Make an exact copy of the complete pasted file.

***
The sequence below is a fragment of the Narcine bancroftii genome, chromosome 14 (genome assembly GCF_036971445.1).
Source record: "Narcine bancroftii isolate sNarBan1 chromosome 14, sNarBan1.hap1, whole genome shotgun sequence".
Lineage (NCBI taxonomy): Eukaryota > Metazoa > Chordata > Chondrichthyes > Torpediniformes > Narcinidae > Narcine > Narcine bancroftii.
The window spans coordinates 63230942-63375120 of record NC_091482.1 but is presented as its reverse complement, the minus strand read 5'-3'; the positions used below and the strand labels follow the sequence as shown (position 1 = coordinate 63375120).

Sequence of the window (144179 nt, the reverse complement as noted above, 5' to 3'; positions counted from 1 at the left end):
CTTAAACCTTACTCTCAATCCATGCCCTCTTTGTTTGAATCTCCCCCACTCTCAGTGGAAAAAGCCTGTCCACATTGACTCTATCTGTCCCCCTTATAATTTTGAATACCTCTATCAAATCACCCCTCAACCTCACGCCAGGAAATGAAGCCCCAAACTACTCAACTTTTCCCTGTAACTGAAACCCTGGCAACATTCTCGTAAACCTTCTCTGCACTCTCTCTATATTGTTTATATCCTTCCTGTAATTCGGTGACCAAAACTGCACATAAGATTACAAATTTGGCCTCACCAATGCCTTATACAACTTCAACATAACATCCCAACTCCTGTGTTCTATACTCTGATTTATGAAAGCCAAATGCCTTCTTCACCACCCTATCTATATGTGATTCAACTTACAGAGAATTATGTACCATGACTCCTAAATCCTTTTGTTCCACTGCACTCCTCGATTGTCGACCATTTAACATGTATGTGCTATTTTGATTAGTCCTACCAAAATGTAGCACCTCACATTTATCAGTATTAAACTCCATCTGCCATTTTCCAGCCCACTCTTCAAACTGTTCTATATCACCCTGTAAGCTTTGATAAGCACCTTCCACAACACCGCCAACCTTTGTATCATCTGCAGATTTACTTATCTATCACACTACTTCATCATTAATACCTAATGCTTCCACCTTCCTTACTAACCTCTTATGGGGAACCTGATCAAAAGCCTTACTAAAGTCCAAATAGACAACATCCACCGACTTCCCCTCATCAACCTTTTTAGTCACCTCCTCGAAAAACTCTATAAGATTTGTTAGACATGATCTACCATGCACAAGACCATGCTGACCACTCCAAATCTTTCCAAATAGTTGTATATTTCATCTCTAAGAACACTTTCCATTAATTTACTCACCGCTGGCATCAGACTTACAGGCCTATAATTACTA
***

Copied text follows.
The sequence below is a fragment of the Narcine bancroftii genome, chromosome 14 (genome assembly GCF_036971445.1).
Source record: "Narcine bancroftii isolate sNarBan1 chromosome 14, sNarBan1.hap1, whole genome shotgun sequence".
Lineage (NCBI taxonomy): Eukaryota > Metazoa > Chordata > Chondrichthyes > Torpediniformes > Narcinidae > Narcine > Narcine bancroftii.
The window spans coordinates 63230942-63375120 of record NC_091482.1 but is presented as its reverse complement, the minus strand read 5'-3'; the positions used below and the strand labels follow the sequence as shown (position 1 = coordinate 63375120).

Sequence of the window (144179 nt, the reverse complement as noted above, 5' to 3'; positions counted from 1 at the left end):
CTTAAACCTTACTCTCAATCCATGCCCTCTTTGTTTGAATCTCCCCCACTCTCAGTGGAAAAAGCCTGTCCACATTGACTCTATCTGTCCCCCTTATAATTTTGAATACCTCTATCAAATCACCCCTCAACCTCACGCCAGGAAATGAAGCCCCAAACTACTCAACTTTTCCCTGTAACTGAAACCCTGGCAACATTCTCGTAAACCTTCTCTGCACTCTCTCTATATTGTTTATATCCTTCCTGTAATTCGGTGACCAAAACTGCACATAAGATTACAAATTTGGCCTCACCAATGCCTTATACAACTTCAACATAACATCCCAACTCCTGTGTTCTATACTCTGATTTATGAAAGCCAAATGCCTTCTTCACCACCCTATCTATATGTGATTCAACTTACAGAGAATTATGTACCATGACTCCTAAATCCTTTTGTTCCACTGCACTCCTCGATTGTCGACCATTTAACATGTATGTGCTATTTTGATTAGTCCTACCAAAATGTAGCACCTCACATTTATCAGTATTAAACTCCATCTGCCATTTTCCAGCCCACTCTTCAAACTGTTCTATATCACCCTGTAAGCTTTGATAAGCACCTTCCACAACACCGCCAACCTTTGTATCATCTGCAGATTTACTTATCTATCACACTACTTCATCATTAATACCTAATGCTTCCACCTTCCTTACTAACCTCTTATGGGGAACCTGATCAAAAGCCTTACTAAAGTCCAAATAGACAACATCCACCGACTTCCCCTCATCAACCTTTTTAGTCACCTCCTCGAAAAACTCTATAAGATTTGTTAGACATGATCTACCATGCACAAGACCATGCTGACCACTCCAAATCTTTCCAAATAGTTGTATATTTCATCTCTAAGAACACTTTCCATTAATTTACTCACCGCTGGCATCAGACTTACAGGCCTATAATTACTA